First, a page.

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In an arbitrage, an investor makes a series of transactions to take advantage of pricing differences in the market and earn risk-free profits. A large number of investors look for arbitrage opportunities and conduct arbitrages, so the pricing differences usually last only for a very short time. An investor needs to spot pricing differences and make the transactions quickly to conduct a successful arbitrage. Arbitrage software automates the process of detecting price differences, allowing the investor to quickly take advantage of the discrepancies.
An arbitrage opportunity exists when there are two assets with identical cash flows but different market prices. An investor can then buy the cheaper asset and sell it at the more expensive price. As investors take advantage of the price differences, the price of the cheaper asset increases and the price of the more expensive asset decreases so that the prices eventually converge and no more arbitrage opportunity exists. Many investors actively look for arbitrage opportunities because they are risk-free, so this pricing correction takes little time. An investor has to spot the price difference quickly and make the transactions simultaneously to conduct an arbitrage.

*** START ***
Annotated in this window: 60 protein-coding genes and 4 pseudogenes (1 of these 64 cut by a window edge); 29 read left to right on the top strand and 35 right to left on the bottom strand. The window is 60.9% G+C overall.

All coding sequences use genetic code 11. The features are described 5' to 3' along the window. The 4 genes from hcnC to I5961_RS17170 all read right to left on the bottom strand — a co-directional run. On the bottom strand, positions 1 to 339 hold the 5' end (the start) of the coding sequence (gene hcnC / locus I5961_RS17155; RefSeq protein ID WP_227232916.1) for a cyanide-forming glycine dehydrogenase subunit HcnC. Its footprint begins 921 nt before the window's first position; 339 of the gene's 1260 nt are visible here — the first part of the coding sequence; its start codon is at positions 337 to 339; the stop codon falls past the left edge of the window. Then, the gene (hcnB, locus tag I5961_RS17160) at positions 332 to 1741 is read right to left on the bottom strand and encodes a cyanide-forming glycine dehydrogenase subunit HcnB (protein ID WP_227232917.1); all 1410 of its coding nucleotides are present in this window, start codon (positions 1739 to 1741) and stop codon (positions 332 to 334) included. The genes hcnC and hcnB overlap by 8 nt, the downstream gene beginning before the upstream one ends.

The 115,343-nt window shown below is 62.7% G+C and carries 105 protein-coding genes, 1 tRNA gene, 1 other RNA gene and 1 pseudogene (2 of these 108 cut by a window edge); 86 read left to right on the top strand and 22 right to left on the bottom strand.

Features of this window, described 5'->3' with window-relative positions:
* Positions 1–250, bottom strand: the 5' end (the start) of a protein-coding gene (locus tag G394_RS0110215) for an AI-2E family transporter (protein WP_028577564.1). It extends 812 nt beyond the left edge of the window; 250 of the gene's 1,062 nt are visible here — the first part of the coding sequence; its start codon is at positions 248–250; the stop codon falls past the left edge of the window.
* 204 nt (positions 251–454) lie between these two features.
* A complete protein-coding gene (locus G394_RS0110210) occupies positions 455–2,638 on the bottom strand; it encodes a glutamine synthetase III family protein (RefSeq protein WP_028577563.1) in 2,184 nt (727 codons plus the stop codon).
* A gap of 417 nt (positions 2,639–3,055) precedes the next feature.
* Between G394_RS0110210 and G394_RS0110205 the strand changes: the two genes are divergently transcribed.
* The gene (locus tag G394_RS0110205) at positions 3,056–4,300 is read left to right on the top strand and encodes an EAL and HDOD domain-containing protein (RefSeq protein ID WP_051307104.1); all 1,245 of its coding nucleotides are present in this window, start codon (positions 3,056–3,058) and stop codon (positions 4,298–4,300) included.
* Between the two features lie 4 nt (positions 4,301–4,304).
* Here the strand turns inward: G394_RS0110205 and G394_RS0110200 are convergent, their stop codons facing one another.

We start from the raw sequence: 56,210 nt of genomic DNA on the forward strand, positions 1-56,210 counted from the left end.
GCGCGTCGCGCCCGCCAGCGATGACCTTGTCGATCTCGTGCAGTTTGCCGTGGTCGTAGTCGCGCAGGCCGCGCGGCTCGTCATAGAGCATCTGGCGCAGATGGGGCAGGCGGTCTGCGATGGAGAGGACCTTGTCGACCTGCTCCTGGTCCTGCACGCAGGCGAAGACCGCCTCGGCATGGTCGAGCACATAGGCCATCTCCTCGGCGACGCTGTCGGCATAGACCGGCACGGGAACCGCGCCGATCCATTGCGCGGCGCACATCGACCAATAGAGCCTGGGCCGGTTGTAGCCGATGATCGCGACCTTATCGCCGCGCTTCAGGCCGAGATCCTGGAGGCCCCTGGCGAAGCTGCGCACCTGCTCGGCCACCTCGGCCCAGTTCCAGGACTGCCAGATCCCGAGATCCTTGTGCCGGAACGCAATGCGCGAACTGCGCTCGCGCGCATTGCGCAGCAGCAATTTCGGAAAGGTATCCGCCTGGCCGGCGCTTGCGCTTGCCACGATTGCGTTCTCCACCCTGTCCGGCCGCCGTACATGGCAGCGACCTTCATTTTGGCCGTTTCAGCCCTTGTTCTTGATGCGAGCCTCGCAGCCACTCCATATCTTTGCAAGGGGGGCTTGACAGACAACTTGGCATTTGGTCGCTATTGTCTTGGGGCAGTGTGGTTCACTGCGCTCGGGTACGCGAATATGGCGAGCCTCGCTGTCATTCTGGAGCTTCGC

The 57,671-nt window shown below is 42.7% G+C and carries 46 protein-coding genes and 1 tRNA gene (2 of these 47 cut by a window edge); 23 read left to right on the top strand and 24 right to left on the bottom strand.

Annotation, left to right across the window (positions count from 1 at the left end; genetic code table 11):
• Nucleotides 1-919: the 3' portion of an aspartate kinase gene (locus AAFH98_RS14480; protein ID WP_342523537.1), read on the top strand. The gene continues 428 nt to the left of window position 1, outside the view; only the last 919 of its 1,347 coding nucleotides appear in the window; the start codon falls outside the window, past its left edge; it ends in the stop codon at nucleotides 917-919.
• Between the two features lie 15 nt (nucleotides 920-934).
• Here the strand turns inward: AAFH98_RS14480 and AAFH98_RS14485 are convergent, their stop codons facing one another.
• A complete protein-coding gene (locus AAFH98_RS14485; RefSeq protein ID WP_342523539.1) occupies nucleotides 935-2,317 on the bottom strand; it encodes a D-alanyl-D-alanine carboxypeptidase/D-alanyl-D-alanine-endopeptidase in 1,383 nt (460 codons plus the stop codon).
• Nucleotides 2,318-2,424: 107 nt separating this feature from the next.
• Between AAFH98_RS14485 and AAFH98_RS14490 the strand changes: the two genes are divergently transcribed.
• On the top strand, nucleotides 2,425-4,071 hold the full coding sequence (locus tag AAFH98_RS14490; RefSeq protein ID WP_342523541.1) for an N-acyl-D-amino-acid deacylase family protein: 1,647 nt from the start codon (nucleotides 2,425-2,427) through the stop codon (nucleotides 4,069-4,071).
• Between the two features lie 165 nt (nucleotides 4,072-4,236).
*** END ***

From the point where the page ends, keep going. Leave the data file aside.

Arbitrage software often shows the combination of assets for arbitrage within seconds of the price differences arising. With the large number of investors using arbitrage software, this capability results in arbitrage opportunities only persisting for a few seconds at a time. The market prices of the assets correct themselves and the price differences disappear.
An arbitrage often involves a very small difference in price, so that commission fees could absorb all the profits and erase the benefits of arbitrage. Arbitrage software often has smaller commissions because the investor conducts much of the trading himself. Using such software therefore increases the percentage of profits from arbitrages.
Arbitrage software can work with various types of assets, including stocks, derivatives such as options, and futures and foreign currencies. It often uses sounds and visual alerts to let an investor know when there is an arbitrage opportunity. If the assets involved trade in different currencies, the arbitrage software can often convert them into one currency for easier analysis.
Some suppliers offer sports arbitrage software, but unlike arbitrages with other assets, sports arbitrage often constitutes gambling. It involves taking the best odds available on sporting events so that, regardless of the outcome, the investor earns a profit. Many such schemes never generate the promised high returns and some such companies simply disappear after collecting various fees.